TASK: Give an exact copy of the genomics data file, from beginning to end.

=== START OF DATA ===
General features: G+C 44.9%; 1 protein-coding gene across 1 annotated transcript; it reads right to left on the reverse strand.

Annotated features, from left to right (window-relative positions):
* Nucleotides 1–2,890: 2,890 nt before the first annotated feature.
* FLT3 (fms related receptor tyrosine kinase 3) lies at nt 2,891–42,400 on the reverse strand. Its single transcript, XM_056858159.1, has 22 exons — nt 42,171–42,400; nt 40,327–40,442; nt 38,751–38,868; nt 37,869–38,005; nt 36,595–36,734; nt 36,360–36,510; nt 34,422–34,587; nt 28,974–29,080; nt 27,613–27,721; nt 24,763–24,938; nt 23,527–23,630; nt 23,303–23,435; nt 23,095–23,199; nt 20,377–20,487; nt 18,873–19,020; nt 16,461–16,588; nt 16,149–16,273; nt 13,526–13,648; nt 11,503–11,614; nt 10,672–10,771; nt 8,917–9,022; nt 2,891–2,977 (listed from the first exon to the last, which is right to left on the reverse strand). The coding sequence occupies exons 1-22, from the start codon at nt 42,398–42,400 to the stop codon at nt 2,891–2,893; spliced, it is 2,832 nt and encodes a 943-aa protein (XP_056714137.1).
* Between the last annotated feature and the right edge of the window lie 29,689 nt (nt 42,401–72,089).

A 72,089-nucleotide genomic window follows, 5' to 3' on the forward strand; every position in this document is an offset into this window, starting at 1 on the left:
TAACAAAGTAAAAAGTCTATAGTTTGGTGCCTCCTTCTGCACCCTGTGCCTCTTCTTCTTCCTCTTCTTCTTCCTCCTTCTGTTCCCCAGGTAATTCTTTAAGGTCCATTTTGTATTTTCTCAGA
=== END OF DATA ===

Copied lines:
General features: G+C 44.9%; 1 protein-coding gene across 1 annotated transcript; it reads right to left on the reverse strand.

Annotated features, from left to right (window-relative positions):
* Nucleotides 1–2,890: 2,890 nt before the first annotated feature.
* FLT3 (fms related receptor tyrosine kinase 3) lies at nt 2,891–42,400 on the reverse strand. Its single transcript, XM_056858159.1, has 22 exons — nt 42,171–42,400; nt 40,327–40,442; nt 38,751–38,868; nt 37,869–38,005; nt 36,595–36,734; nt 36,360–36,510; nt 34,422–34,587; nt 28,974–29,080; nt 27,613–27,721; nt 24,763–24,938; nt 23,527–23,630; nt 23,303–23,435; nt 23,095–23,199; nt 20,377–20,487; nt 18,873–19,020; nt 16,461–16,588; nt 16,149–16,273; nt 13,526–13,648; nt 11,503–11,614; nt 10,672–10,771; nt 8,917–9,022; nt 2,891–2,977 (listed from the first exon to the last, which is right to left on the reverse strand). The coding sequence occupies exons 1-22, from the start codon at nt 42,398–42,400 to the stop codon at nt 2,891–2,893; spliced, it is 2,832 nt and encodes a 943-aa protein (XP_056714137.1).
* Between the last annotated feature and the right edge of the window lie 29,689 nt (nt 42,401–72,089).

A 72,089-nucleotide genomic window follows, 5' to 3' on the forward strand; every position in this document is an offset into this window, starting at 1 on the left:
TAACAAAGTAAAAAGTCTATAGTTTGGTGCCTCCTTCTGCACCCTGTGCCTCTTCTTCTTCCTCTTCTTCTTCCTCCTTCTGTTCCCCAGGTAATTCTTTAAGGTCCATTTTGTATTTTCTCAGA